By Graeme McNaughton/The Oshawa Express
High school students may not be in class next week.
That’s because the Ontario Secondary School Teachers Federation (OSSTF) – the union that represents teachers in public high schools – has set a strike date for April 20. If a deal isn’t reached by then, teachers will walk off the job.
It was announced last month by OSSTF president Paul Elliott last month that teachers from seven public school districts – including Durham – would go on strike by the end of April if a new deal weren’t reached.
Elliott said this was because teachers have been without a contract since August 2014 and “our patience is wearing thin.”
“We’ve been in a position where we can bargain with the boards…since December, and we’ve had very few bargaining dates set and not a lot of focus at the bargaining table, and that’s what we need to see,” Dave Barrowclough, the president of OSSTF’S District 13 – which includes Durham Region – tells The Oshawa Express. “We need to be able to deal with issues that we haven’t been able to deal with for about seven years and it’s been seven months since our contract expired. We’re trying to focus the board on sitting down and coming to a deal. That’s certainly our intent. That’s what we’d prefer to see happen.”
While Barrowclough says he won’t discuss the specific issues – he cited an agreement signed between the union and the school board that they won’t “bargain through the media” – the issues pertain to “issues that are important to the day-to-day working lives of our teachers and what happens within the schools.”
Over at the Durham District School Board (DDSB), officials are working on a plan for if students are locked out of the classroom. The priority, says DDSB chair Mike Barrett, is the college- and university-bound Grade 12 students.
“We’re ensuring whatever labour action takes place doesn’t interfere or disadvantage those students that are applying for post-secondary education,” Barrett says. “Because it’s limited to seven boards and not all boards, what we have to do is be particularly sensitive to students…in those seven boards that may or may not be affected and that they’re not in a disadvantage compared to other students in the other boards.”
Barrett adds that Grade 12 students would likely have their final marks determined by the work already done to date this semester.
As for the remaining students, Barrett says board members are working on various contingency plans, as there is no way to know exactly how long a potential strike might last.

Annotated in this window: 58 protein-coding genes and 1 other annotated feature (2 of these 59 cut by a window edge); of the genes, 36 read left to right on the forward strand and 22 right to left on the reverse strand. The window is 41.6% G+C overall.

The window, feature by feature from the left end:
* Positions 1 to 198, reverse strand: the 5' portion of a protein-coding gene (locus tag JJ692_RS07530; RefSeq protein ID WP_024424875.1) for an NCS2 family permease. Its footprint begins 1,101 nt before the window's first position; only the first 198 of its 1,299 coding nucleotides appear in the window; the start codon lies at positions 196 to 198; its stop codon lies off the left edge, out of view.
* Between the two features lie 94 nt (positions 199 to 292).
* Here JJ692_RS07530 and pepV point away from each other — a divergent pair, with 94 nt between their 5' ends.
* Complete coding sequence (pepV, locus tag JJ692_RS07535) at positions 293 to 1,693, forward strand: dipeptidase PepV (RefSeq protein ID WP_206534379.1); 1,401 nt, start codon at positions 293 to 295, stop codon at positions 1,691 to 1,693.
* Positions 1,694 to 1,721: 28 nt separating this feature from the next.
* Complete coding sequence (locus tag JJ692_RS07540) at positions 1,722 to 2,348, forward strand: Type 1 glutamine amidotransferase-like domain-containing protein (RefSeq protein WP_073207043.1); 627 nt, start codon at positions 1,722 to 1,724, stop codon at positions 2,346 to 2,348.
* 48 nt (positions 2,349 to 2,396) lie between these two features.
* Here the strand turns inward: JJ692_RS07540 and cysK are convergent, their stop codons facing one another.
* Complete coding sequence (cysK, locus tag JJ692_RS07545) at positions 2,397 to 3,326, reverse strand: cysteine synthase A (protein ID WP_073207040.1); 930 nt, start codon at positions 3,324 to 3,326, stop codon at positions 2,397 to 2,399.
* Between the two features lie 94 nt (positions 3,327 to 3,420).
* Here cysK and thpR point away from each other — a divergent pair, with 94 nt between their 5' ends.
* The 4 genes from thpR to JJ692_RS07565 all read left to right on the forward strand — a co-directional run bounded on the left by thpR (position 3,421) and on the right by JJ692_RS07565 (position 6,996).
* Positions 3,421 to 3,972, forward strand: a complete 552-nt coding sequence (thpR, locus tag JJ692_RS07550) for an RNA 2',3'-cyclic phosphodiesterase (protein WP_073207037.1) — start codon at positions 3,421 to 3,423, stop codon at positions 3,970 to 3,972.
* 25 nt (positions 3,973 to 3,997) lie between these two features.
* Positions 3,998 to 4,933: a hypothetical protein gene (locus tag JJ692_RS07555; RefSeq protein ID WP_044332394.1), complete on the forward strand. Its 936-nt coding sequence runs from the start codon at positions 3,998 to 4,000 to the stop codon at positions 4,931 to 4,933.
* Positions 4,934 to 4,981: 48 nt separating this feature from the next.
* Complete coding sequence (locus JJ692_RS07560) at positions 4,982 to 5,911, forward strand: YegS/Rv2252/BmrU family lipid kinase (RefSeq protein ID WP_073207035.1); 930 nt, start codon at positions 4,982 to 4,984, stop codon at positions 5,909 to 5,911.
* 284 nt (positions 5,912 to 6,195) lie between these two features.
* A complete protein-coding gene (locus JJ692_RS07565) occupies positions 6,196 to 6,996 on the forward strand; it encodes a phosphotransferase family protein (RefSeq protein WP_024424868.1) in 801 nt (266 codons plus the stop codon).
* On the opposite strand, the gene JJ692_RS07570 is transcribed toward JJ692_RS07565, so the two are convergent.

“We’re working on understanding other potential scenarios depending on how long the strike may or may not last on how to ensure students don’t lose their year and what absence from the class may have impact on the curriculum for the balance of the year and into the next year,” he says, adding that if the school year does not resume, students would return in the fall in the next grade level, but would be taught key parts of the curriculum that will be needed in that grade.
Barrowclough says that while the strike option is on the table, he remains confident a deal will be reached before that time comes.
“I’m quite hopeful that we can reach a deal. I think we could if we got together and sat down and focused ourselves, we could do this. That is…our wish, that is what we want to see happen,” he says. “While there are some items that we might be further ahead on or further apart than others, it’s never a full deal until it’s a deal.”
Barrett says that while meetings are taking place, it will be difficult to have a deal in place locally if there isn’t one on the provincial level.
“There’s a lot of steps still to be taken, but I think it’s important to understand that a local agreement is not likely to be made in the absence of a provincial agreement,” he says. “It’s going to be a difficult journey in the next week, and I think leadership both locally and provincially on the OSSTF has made it very clear that action is going to happen on the 20th and I would just continue to urge that we continue to meet and continue to work toward solutions on behalf of our kids.”
Most important, Barrowclough concludes, is that the union feels teachers need a better contract in hand, especially considering they have been without one since August.
“Our members are quite frustrated,” he says. “It’s been a long period of time and they really need to see some changes with the way things are done. It’s not something we want to do or feel like we have no other choice. We need to focus that table.”